These cruise ships are making waves with new kid-friendly rides, shows, and even more spacious cabins.
Best Cruises for Families
Carnival's newest ship serves up a family-focused experience that includes a water park with slides and a giant dump bucket, which elicits squeals of delight as it soaks those underneath. A SkyCourse ropes course, meanwhile, lets kids dangle 150 feet above sea level. The 3,690-passenger ship has also introduced a lively game show in conjunction with Hasbro, where families compete at larger-than-life versions of Sorry! and Yahtzee. An all-cruise pass ($14.95) grants access to the 24-seat Thrill Theater, whose 3-D movies include special effects like blowing air and squirting water.
Sample Cruise: Six-night southern Caribbean, round-trip from Miami, from $399. carnival.com
Call it a kid takeover of the high seas.
Cruise lines are going after the family crowd like never before, adding elaborate water parks, upgrading camplike activities, and making shows more kid-friendly.
Why the sea change? Here is the number that has caught the cruise lines' collective attention: more than 1.5 million children (ages 18 and younger) are now cruising each year, according to the Cruise Lines International Association.
Carnival Cruise Lines alone hosted 710,000 kids onboard its 24 ships in 2012, and expects 725,000 kid passengers in 2013. The numbers, says spokesman Vance Gulliksen, represent records both for the cruise line and the industry.
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The Carnival Breeze, its newest ship, puts the focus on family with its waterslides, a SkyCourse ropes course that dangles kids 150 feet above sea level, and a lively game show in which families compete at larger-than-life versions of Sorry! and Yahtzee.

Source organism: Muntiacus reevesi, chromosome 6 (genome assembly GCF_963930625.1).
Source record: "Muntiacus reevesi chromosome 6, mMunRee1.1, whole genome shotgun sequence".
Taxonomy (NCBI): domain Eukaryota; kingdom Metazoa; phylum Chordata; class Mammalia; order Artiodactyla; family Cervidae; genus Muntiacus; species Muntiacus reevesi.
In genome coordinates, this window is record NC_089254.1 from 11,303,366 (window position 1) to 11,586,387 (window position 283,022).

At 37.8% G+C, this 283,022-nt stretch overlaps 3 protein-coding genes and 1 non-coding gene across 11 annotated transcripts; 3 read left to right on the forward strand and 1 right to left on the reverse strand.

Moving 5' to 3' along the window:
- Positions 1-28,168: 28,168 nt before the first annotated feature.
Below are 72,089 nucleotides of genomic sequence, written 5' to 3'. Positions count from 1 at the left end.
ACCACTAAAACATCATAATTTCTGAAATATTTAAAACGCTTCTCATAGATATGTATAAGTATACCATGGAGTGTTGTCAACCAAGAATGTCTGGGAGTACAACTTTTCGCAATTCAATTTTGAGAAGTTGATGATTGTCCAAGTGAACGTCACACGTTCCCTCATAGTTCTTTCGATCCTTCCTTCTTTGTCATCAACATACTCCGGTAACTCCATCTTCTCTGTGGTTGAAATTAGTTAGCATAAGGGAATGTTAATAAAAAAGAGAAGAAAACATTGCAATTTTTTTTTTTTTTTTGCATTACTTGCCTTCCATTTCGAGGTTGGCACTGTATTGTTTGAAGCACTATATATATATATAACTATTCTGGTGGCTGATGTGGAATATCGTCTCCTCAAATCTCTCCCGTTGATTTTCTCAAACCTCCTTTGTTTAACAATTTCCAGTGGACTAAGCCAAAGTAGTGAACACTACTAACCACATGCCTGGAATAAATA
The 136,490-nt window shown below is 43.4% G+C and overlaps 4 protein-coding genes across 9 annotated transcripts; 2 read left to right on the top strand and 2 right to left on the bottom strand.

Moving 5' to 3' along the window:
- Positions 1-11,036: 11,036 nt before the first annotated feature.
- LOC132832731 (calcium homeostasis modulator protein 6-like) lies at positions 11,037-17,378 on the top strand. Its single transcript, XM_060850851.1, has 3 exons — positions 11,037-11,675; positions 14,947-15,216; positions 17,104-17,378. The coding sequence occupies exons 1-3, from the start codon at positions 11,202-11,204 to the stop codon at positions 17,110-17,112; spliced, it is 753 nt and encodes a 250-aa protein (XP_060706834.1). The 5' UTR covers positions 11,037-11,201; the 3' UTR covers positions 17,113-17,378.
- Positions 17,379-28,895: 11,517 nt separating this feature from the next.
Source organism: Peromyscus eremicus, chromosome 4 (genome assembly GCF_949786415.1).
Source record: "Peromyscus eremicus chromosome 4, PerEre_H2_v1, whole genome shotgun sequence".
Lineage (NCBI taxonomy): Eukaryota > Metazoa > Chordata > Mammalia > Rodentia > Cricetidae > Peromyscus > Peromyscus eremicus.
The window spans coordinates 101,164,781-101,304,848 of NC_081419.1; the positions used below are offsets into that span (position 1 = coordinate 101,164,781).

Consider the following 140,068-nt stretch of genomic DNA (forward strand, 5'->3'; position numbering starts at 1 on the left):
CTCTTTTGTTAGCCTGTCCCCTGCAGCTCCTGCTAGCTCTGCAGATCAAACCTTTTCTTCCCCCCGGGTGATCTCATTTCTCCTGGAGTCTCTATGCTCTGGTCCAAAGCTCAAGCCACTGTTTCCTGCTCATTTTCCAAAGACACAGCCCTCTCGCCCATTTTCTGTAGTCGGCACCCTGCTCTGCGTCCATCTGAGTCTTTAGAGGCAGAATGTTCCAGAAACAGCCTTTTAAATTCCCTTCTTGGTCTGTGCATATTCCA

Activity rosters for toddlers to teens are so full of age-appropriate programming that some big ships give kids their own daily newsletter. And as a result, there can be less time together than you might expect out of a family vacation.
“Within half an hour they meet their 'new best friends' and we have to make an appointment to see them,” quips Mary Beth Casey, owner of an Expedia CruiseShipCenters franchise in Fort Lauderdale, FL, and parent of two.
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To make the time back in the cabins more comfortable, ships like the 4,000-passenger Norwegian Breakaway, which debuts in May 2013, have designated family cabins that sleep five, conveniently located near youth playrooms. And most Disney Cruise cabins come with 1.5 baths.
For 12-year-old Sasha Wenograd of West Hartford, CT, who has taken cruises on Norwegian and Disney, friendly youth counselors and free time to hang out between activities are key to a good time at sea. Facilities, she says, aren’t everything.
Some ships without any whiz-bang features find other ways to appeal to kids. On a recent Galápagos cruise on Lindblad Expeditions' 96-passenger National Geographic Endeavour, six-year-old Jamie Koplow of Wilmette, IL, was thrilled by the wildlife sightings.
“You know, there are actually three species of boobies in the Galáapagos, red-footed, blue-footed and Nazca,” he eagerly recounts.
For more vacation moments that your kids won’t stop talking about, set sail on one of the best cruise ships for families.